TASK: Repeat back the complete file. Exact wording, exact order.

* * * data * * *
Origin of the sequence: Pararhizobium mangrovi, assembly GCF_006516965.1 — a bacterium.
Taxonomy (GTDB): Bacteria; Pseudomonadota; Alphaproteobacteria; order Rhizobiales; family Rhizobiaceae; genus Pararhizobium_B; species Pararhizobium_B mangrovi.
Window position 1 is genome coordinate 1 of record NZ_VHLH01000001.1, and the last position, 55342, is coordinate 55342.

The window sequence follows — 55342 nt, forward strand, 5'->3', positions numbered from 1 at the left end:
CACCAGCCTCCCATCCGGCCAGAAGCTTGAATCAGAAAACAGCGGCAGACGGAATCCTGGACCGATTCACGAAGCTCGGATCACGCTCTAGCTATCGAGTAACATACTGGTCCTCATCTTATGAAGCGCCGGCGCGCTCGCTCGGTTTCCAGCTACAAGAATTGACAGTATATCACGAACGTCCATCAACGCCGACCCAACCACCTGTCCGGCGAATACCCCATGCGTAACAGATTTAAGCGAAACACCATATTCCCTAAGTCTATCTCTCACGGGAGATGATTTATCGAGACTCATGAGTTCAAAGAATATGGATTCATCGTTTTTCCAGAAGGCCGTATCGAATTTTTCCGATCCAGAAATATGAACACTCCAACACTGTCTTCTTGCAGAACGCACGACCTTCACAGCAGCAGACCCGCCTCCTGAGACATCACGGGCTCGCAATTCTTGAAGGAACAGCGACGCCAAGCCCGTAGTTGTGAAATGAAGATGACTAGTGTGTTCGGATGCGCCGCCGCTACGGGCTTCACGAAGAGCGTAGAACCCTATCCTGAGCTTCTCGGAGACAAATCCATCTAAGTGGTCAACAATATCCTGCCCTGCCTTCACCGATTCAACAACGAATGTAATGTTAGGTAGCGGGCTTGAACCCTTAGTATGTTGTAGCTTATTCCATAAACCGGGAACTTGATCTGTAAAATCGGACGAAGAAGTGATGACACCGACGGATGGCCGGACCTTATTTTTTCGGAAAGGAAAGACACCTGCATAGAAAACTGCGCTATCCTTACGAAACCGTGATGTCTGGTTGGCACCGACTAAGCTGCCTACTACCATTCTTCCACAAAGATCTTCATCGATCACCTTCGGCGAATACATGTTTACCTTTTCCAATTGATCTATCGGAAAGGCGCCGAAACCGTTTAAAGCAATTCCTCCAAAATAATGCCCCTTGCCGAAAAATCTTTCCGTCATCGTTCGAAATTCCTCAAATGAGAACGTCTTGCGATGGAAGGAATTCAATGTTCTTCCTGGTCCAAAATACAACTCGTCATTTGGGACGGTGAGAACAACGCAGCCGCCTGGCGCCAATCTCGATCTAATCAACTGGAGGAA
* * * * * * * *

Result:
Origin of the sequence: Pararhizobium mangrovi, assembly GCF_006516965.1 — a bacterium.
Taxonomy (GTDB): Bacteria; Pseudomonadota; Alphaproteobacteria; order Rhizobiales; family Rhizobiaceae; genus Pararhizobium_B; species Pararhizobium_B mangrovi.
Window position 1 is genome coordinate 1 of record NZ_VHLH01000001.1, and the last position, 55342, is coordinate 55342.

The window sequence follows — 55342 nt, forward strand, 5'->3', positions numbered from 1 at the left end:
CACCAGCCTCCCATCCGGCCAGAAGCTTGAATCAGAAAACAGCGGCAGACGGAATCCTGGACCGATTCACGAAGCTCGGATCACGCTCTAGCTATCGAGTAACATACTGGTCCTCATCTTATGAAGCGCCGGCGCGCTCGCTCGGTTTCCAGCTACAAGAATTGACAGTATATCACGAACGTCCATCAACGCCGACCCAACCACCTGTCCGGCGAATACCCCATGCGTAACAGATTTAAGCGAAACACCATATTCCCTAAGTCTATCTCTCACGGGAGATGATTTATCGAGACTCATGAGTTCAAAGAATATGGATTCATCGTTTTTCCAGAAGGCCGTATCGAATTTTTCCGATCCAGAAATATGAACACTCCAACACTGTCTTCTTGCAGAACGCACGACCTTCACAGCAGCAGACCCGCCTCCTGAGACATCACGGGCTCGCAATTCTTGAAGGAACAGCGACGCCAAGCCCGTAGTTGTGAAATGAAGATGACTAGTGTGTTCGGATGCGCCGCCGCTACGGGCTTCACGAAGAGCGTAGAACCCTATCCTGAGCTTCTCGGAGACAAATCCATCTAAGTGGTCAACAATATCCTGCCCTGCCTTCACCGATTCAACAACGAATGTAATGTTAGGTAGCGGGCTTGAACCCTTAGTATGTTGTAGCTTATTCCATAAACCGGGAACTTGATCTGTAAAATCGGACGAAGAAGTGATGACACCGACGGATGGCCGGACCTTATTTTTTCGGAAAGGAAAGACACCTGCATAGAAAACTGCGCTATCCTTACGAAACCGTGATGTCTGGTTGGCACCGACTAAGCTGCCTACTACCATTCTTCCACAAAGATCTTCATCGATCACCTTCGGCGAATACATGTTTACCTTTTCCAATTGATCTATCGGAAAGGCGCCGAAACCGTTTAAAGCAATTCCTCCAAAATAATGCCCCTTGCCGAAAAATCTTTCCGTCATCGTTCGAAATTCCTCAAATGAGAACGTCTTGCGATGGAAGGAATTCAATGTTCTTCCTGGTCCAAAATACAACTCGTCATTTGGGACGGTGAGAACAACGCAGCCGCCTGGCGCCAATCTCGATCTAATCAACTGGAGGAA